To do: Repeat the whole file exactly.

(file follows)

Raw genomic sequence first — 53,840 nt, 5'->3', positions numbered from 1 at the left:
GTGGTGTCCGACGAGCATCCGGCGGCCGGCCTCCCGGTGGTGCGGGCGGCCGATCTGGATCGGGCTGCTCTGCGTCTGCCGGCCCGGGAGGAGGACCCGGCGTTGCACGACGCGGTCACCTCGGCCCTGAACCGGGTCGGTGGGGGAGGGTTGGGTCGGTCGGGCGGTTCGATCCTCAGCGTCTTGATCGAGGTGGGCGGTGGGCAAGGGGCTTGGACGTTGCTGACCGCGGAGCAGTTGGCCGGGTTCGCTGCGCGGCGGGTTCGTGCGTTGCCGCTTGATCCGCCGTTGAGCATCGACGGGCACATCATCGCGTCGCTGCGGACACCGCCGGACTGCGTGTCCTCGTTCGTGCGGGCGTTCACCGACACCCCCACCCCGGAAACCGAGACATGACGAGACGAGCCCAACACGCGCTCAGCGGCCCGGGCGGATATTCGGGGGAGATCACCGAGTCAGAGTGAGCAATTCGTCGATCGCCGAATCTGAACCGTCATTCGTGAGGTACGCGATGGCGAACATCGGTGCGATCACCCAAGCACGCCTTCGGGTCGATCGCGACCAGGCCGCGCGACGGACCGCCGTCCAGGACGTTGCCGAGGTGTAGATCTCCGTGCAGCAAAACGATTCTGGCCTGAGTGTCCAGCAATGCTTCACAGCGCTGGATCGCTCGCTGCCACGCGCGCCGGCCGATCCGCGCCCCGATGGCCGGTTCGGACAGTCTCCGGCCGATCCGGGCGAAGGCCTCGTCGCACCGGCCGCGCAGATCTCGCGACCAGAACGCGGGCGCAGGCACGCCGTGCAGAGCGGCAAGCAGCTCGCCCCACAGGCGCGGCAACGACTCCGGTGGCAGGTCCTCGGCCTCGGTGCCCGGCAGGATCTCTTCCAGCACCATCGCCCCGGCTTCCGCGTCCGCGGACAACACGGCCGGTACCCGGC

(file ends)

Raw genomic sequence first — 53,840 nt, 5'->3', positions numbered from 1 at the left:
GTGGTGTCCGACGAGCATCCGGCGGCCGGCCTCCCGGTGGTGCGGGCGGCCGATCTGGATCGGGCTGCTCTGCGTCTGCCGGCCCGGGAGGAGGACCCGGCGTTGCACGACGCGGTCACCTCGGCCCTGAACCGGGTCGGTGGGGGAGGGTTGGGTCGGTCGGGCGGTTCGATCCTCAGCGTCTTGATCGAGGTGGGCGGTGGGCAAGGGGCTTGGACGTTGCTGACCGCGGAGCAGTTGGCCGGGTTCGCTGCGCGGCGGGTTCGTGCGTTGCCGCTTGATCCGCCGTTGAGCATCGACGGGCACATCATCGCGTCGCTGCGGACACCGCCGGACTGCGTGTCCTCGTTCGTGCGGGCGTTCACCGACACCCCCACCCCGGAAACCGAGACATGACGAGACGAGCCCAACACGCGCTCAGCGGCCCGGGCGGATATTCGGGGGAGATCACCGAGTCAGAGTGAGCAATTCGTCGATCGCCGAATCTGAACCGTCATTCGTGAGGTACGCGATGGCGAACATCGGTGCGATCACCCAAGCACGCCTTCGGGTCGATCGCGACCAGGCCGCGCGACGGACCGCCGTCCAGGACGTTGCCGAGGTGTAGATCTCCGTGCAGCAAAACGATTCTGGCCTGAGTGTCCAGCAATGCTTCACAGCGCTGGATCGCTCGCTGCCACGCGCGCCGGCCGATCCGCGCCCCGATGGCCGGTTCGGACAGTCTCCGGCCGATCCGGGCGAAGGCCTCGTCGCACCGGCCGCGCAGATCTCGCGACCAGAACGCGGGCGCAGGCACGCCGTGCAGAGCGGCAAGCAGCTCGCCCCACAGGCGCGGCAACGACTCCGGTGGCAGGTCCTCGGCCTCGGTGCCCGGCAGGATCTCTTCCAGCACCATCGCCCCGGCTTCCGCGTCCGCGGACAACACGGCCGGTACCCGGC